The array of objects from the Americas includes maps and other parchments; oil-on-copper paintings and polychrome and gilded wood carvings of religious subjects; Asian-inspired lacquerware from Mexico; ceramics, including black micaceous small clay figures easily mistaken for metalwork, and finely-wrought objects in New World silver. It is in this part of the exhibition that we fully appreciate the global range of Iberian influence.

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The Four Fates of Man: Death; Soul in Hell; Soul in Purgatory; Soul in Heaven ca. 1775; attributed to Manuel Chili, called Caspicara (Ecuador, ca. 1723–1796) polychromed wood, glass, and metal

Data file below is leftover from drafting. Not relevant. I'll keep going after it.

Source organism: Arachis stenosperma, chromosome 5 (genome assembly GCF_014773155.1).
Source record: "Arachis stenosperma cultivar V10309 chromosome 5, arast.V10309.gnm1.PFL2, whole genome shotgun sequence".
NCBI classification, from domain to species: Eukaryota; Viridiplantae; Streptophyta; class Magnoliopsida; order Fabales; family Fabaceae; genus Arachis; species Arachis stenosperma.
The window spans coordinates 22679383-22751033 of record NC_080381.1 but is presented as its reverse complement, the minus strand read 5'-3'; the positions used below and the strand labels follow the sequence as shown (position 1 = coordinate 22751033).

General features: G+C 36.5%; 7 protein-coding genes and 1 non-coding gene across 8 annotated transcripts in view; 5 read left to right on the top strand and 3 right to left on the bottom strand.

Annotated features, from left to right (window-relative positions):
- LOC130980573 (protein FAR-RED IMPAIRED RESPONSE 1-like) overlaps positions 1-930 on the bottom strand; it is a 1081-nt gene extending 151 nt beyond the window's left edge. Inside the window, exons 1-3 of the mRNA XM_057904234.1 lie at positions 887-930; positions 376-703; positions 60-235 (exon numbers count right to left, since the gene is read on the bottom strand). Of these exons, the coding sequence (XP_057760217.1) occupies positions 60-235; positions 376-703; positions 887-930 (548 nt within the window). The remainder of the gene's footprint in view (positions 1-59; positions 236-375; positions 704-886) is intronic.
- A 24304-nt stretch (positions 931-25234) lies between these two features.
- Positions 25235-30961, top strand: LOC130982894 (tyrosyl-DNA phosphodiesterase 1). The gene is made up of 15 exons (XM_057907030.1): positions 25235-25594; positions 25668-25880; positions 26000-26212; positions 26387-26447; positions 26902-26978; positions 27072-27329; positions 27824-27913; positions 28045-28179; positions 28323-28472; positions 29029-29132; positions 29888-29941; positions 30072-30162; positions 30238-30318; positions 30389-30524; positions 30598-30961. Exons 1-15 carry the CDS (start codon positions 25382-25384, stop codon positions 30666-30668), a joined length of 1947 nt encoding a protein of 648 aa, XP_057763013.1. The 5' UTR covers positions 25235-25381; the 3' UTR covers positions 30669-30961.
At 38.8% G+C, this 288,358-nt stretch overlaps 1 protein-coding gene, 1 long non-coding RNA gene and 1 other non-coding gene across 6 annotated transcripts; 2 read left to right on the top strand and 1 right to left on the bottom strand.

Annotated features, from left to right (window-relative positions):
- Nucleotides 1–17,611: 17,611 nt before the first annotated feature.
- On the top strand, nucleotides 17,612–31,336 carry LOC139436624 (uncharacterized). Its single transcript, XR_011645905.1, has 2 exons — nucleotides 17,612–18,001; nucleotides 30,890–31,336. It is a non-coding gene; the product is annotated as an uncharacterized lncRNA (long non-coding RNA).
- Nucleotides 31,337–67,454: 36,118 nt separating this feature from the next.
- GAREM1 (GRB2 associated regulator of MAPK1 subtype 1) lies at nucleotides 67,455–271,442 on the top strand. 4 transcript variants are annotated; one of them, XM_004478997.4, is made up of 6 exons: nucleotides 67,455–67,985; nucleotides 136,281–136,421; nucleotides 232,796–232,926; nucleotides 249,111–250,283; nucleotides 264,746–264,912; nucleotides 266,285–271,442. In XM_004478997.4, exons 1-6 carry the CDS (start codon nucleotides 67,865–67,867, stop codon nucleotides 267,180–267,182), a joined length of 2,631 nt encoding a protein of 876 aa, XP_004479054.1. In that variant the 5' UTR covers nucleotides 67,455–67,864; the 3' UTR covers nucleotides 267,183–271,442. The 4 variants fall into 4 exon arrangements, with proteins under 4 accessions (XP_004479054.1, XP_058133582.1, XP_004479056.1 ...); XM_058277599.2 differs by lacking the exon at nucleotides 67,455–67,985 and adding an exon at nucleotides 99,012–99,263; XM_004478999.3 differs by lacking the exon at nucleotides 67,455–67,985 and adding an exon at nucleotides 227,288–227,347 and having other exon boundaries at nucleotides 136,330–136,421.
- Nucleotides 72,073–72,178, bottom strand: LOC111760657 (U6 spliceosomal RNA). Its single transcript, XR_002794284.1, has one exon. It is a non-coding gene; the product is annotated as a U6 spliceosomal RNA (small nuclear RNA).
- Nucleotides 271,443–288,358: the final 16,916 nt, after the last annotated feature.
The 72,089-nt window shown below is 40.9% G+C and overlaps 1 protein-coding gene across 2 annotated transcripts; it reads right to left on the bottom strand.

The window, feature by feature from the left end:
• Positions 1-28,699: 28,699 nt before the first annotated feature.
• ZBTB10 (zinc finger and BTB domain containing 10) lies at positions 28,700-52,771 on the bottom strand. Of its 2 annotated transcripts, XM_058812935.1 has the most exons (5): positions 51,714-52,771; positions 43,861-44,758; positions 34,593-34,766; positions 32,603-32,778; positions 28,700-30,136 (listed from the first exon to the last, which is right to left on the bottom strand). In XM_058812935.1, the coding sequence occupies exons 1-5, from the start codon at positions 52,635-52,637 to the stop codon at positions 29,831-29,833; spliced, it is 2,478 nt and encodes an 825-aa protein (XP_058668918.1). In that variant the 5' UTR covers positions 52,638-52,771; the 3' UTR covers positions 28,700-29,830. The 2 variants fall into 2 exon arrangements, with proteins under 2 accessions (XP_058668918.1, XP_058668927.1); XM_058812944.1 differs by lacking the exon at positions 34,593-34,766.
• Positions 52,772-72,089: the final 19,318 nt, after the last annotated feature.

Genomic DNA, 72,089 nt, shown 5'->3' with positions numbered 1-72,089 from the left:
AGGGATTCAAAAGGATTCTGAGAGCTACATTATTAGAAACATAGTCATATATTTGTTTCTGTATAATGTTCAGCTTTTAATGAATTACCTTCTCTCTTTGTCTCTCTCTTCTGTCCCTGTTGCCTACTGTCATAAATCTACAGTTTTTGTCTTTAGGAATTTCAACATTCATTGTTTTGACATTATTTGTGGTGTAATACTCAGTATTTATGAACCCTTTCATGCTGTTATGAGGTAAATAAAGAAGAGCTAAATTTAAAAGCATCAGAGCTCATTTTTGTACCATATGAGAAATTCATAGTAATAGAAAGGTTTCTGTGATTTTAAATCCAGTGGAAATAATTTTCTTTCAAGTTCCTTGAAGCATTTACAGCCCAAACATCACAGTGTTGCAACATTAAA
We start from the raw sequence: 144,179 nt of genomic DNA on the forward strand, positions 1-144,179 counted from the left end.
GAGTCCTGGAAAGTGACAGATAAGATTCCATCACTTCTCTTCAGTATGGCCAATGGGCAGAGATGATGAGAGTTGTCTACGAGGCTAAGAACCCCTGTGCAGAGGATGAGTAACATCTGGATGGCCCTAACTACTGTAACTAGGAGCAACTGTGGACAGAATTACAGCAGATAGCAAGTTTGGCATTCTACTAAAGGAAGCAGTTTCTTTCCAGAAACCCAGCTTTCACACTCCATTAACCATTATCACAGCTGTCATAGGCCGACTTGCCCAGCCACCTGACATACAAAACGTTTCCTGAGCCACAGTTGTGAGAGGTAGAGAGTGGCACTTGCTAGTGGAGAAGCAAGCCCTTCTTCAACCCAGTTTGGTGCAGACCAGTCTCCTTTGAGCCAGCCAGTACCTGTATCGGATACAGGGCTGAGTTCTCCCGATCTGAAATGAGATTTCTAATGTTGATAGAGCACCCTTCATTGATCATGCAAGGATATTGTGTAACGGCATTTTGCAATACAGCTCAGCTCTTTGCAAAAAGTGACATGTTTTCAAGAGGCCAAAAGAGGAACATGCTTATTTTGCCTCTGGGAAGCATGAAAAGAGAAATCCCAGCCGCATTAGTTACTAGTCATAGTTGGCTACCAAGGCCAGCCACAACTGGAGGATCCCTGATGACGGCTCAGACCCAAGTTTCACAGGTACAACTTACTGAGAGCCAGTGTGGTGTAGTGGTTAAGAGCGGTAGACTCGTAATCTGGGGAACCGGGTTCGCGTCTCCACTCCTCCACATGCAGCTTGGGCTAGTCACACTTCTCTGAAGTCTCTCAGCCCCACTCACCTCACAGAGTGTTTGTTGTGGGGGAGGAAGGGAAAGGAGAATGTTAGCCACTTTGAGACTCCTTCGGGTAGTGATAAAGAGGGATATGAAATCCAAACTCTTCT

A most arresting item here is the The Four Fates of Man, a group of small polychrome sculptures from 18th century Quito, Ecuador. According to Catholic teaching at the time, death marked the separation of body and soul, and these four figures warned of the fate that awaits after death — the possibilities ranging from the frighteningly macabre to the sublime. Your skeleton will crawl with worms, and your soul will either endure the agonies of hell forever, wait in Purgatory hoping for purification, or be rewarded with the bliss of heaven. The message would not have been lost on an 18th-century believer!

The last segment of the show — Goya through the 1920s in Spain — is equivalent in scope to those that are grouped in Gallery 1. Given the physical separation of this final part of the exhibit (in the Albuquerque Museum), it is easy to overlook — but the paintings and works on paper here are not to be missed.